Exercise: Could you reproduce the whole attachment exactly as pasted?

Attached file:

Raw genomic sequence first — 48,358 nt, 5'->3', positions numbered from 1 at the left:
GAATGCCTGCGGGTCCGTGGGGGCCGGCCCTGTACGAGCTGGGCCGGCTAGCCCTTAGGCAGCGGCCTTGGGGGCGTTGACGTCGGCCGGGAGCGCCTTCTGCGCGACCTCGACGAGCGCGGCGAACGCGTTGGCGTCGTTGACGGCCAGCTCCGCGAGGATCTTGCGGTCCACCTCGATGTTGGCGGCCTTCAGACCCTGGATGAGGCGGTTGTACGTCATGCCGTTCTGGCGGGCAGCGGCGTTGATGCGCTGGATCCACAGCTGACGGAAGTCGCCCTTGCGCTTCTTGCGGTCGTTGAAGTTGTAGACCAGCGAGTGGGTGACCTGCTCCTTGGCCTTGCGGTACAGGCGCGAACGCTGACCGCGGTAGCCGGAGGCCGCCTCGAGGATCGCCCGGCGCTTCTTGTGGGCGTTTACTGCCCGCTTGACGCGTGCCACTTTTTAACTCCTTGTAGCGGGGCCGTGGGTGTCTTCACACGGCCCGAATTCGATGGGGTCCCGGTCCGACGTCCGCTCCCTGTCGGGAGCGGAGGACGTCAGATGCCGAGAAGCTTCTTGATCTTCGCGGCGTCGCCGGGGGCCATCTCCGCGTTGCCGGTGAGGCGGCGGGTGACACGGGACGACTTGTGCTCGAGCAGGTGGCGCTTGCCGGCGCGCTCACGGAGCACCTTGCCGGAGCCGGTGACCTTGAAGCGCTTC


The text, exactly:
Raw genomic sequence first — 48,358 nt, 5'->3', positions numbered from 1 at the left:
GAATGCCTGCGGGTCCGTGGGGGCCGGCCCTGTACGAGCTGGGCCGGCTAGCCCTTAGGCAGCGGCCTTGGGGGCGTTGACGTCGGCCGGGAGCGCCTTCTGCGCGACCTCGACGAGCGCGGCGAACGCGTTGGCGTCGTTGACGGCCAGCTCCGCGAGGATCTTGCGGTCCACCTCGATGTTGGCGGCCTTCAGACCCTGGATGAGGCGGTTGTACGTCATGCCGTTCTGGCGGGCAGCGGCGTTGATGCGCTGGATCCACAGCTGACGGAAGTCGCCCTTGCGCTTCTTGCGGTCGTTGAAGTTGTAGACCAGCGAGTGGGTGACCTGCTCCTTGGCCTTGCGGTACAGGCGCGAACGCTGACCGCGGTAGCCGGAGGCCGCCTCGAGGATCGCCCGGCGCTTCTTGTGGGCGTTTACTGCCCGCTTGACGCGTGCCACTTTTTAACTCCTTGTAGCGGGGCCGTGGGTGTCTTCACACGGCCCGAATTCGATGGGGTCCCGGTCCGACGTCCGCTCCCTGTCGGGAGCGGAGGACGTCAGATGCCGAGAAGCTTCTTGATCTTCGCGGCGTCGCCGGGGGCCATCTCCGCGTTGCCGGTGAGGCGGCGGGTGACACGGGACGACTTGTGCTCGAGCAGGTGGCGCTTGCCGGCGCGCTCACGGAGCACCTTGCCGGAGCCGGTGACCTTGAAGCGCTTC